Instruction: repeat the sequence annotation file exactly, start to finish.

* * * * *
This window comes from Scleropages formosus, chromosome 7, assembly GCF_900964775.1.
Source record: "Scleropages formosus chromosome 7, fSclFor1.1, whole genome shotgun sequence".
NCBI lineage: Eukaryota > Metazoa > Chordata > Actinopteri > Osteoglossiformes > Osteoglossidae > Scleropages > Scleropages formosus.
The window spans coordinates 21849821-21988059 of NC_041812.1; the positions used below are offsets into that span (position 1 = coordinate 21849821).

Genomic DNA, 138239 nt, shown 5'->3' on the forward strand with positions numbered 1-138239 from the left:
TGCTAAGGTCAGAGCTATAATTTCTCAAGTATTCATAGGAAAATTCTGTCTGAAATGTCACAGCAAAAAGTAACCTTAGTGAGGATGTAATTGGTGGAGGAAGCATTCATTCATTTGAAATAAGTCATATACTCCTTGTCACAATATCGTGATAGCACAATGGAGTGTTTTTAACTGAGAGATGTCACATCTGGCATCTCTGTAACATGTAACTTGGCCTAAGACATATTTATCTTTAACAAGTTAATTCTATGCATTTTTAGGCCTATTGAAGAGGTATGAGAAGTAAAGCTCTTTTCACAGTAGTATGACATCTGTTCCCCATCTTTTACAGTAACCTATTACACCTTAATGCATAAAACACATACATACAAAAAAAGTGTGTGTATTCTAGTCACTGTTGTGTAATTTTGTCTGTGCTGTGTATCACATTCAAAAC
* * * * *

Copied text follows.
This window comes from Scleropages formosus, chromosome 7, assembly GCF_900964775.1.
Source record: "Scleropages formosus chromosome 7, fSclFor1.1, whole genome shotgun sequence".
NCBI lineage: Eukaryota > Metazoa > Chordata > Actinopteri > Osteoglossiformes > Osteoglossidae > Scleropages > Scleropages formosus.
The window spans coordinates 21849821-21988059 of NC_041812.1; the positions used below are offsets into that span (position 1 = coordinate 21849821).

Genomic DNA, 138239 nt, shown 5'->3' on the forward strand with positions numbered 1-138239 from the left:
TGCTAAGGTCAGAGCTATAATTTCTCAAGTATTCATAGGAAAATTCTGTCTGAAATGTCACAGCAAAAAGTAACCTTAGTGAGGATGTAATTGGTGGAGGAAGCATTCATTCATTTGAAATAAGTCATATACTCCTTGTCACAATATCGTGATAGCACAATGGAGTGTTTTTAACTGAGAGATGTCACATCTGGCATCTCTGTAACATGTAACTTGGCCTAAGACATATTTATCTTTAACAAGTTAATTCTATGCATTTTTAGGCCTATTGAAGAGGTATGAGAAGTAAAGCTCTTTTCACAGTAGTATGACATCTGTTCCCCATCTTTTACAGTAACCTATTACACCTTAATGCATAAAACACATACATACAAAAAAAGTGTGTGTATTCTAGTCACTGTTGTGTAATTTTGTCTGTGCTGTGTATCACATTCAAAAC